The new wireless security protocol contains multiple design flaws that hackers could exploit for attacks on Wi-Fi passwords
WPA3, a new Wi-Fi security protocol launched in June 2018, suffers from vulnerabilities that make it possible for an adversary to recover the password of a wireless network via “efficient and low cost” attacks, according to a new academic paper and a website dedicated to the flaws.
As a reminder, the third iteration of the Wi-Fi Protected Access (WPA) protocol is designed to enhance wireless security, including by making it well-nigh impossible to breach a WiFi network using password-guessing attacks. This safeguard – which is courtesy of WPA3’s ‘Simultaneous Authentication of Equals’ (SAE) handshake, popularly known as Dragonfly – could even ‘save people from themselves’, i.e. in the far-too-common scenario when they choose easy-to-break passwords.
Not so fast, according to Mathy Vanhoef of New York University Abu Dhabi and Eyal Ronen of Tel Aviv University & KU Leuven. Their research found that the passwords may not be beyond reach for hackers, as the protocol contains two main types of design flaws that can be exploited for attacks.
“Unfortunately, we found that even with WPA3, an attacker within range of a victim can still recover the password of the Wi-Fi network,” they write. The vulnerabilities – which were identified only in WPA3’s Personal, not Enterprise, implementation – are collectively dubbed ‘Dragonblood’.
One type of attack, called the ‘downgrade attack’, targets WPA3’s transition mode, where a network can simultaneously support WPA2 and WPA3 for backward compatibility.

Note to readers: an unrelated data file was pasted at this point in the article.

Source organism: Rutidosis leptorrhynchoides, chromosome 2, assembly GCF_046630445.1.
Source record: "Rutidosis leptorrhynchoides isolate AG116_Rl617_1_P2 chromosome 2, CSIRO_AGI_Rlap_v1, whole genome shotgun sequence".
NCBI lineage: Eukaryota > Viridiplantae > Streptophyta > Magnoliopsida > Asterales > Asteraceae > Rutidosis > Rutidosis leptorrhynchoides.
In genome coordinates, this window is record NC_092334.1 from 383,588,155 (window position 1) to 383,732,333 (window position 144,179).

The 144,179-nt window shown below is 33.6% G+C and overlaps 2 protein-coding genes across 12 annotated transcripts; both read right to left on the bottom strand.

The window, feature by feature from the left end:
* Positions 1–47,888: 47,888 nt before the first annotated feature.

“[I]f a client and AP [access point] both support WPA2 and WPA3, an adversary can set up a rogue AP that only supports WPA2. This causes the client (i.e. victim) to connect using WPA2’s 4-way handshake. Although the client detects the downgrade-to-WPA2 during the 4-way handshake, this is too late,” according to the researchers.
This is because the 4-way handshake messages that were exchanged before the downgrade was detected provide enough information to launch an offline dictionary attack against the Wi-Fi password. The attacker ‘only’ needs to know the network’s name, aka Service Set Identifier (SSID), and be close enough to broadcast the rogue AP.
Meanwhile, the ‘side-channel attack’ targets Dragonfly’s password-encoding method, called the ‘hunting and pecking’ algorithm. This attack comes in two flavors: cache- and timing-based.
“The cache-based attack exploits Dragonflys’s hash-to-curve algorithm, and our timing-based attack exploits the hash-to-group algorithm. The information that is leaked in these attacks can be used to perform a password partitioning attack, which is similar to a dictionary attack,” said Vanhoef and Ronen, who also shared scripts intended to test some of the vulnerabilities they found.
“The resulting attacks are efficient and low cost. For example, to brute-force all 8-character lowercase passwords, we require less than 40 handshakes and 125$ worth of Amazon EC2 instances,” they wrote.
Additionally, the two researchers also found that WPA3’s built-in protections against denial-of-service (DoS) attacks can be trivially bypassed and an attacker can overload an AP by initiating a large number of handshakes.
All’s not lost
Vanhoef and Ronen said that they collaborated with the Wi-Fi Alliance and the US CERT Coordination Center (CERT/CC) to notify all affected vendors in a coordinated manner.
The Wi-Fi Alliance acknowledged the vulnerabilities and said that it is providing implementation guidance to affected vendors. “The small number of device manufacturers that are affected have already started deploying patches to resolve the issue”, according to the certification body for Wi-Fi compatible devices.
Meanwhile, Vanhoef and Ronen noted that “our attacks could have been avoided if the Wi-Fi Alliance created the WPA3 certification in a more open manner”. For all its flaws, however, WPA3 is an improvement over WPA2, they concluded.
Notably, Vanhoef was one of the researchers who in 2017 disclosed a security loophole in WPA2 known as ‘Key Reinstallation AttaCK’ (KRACK).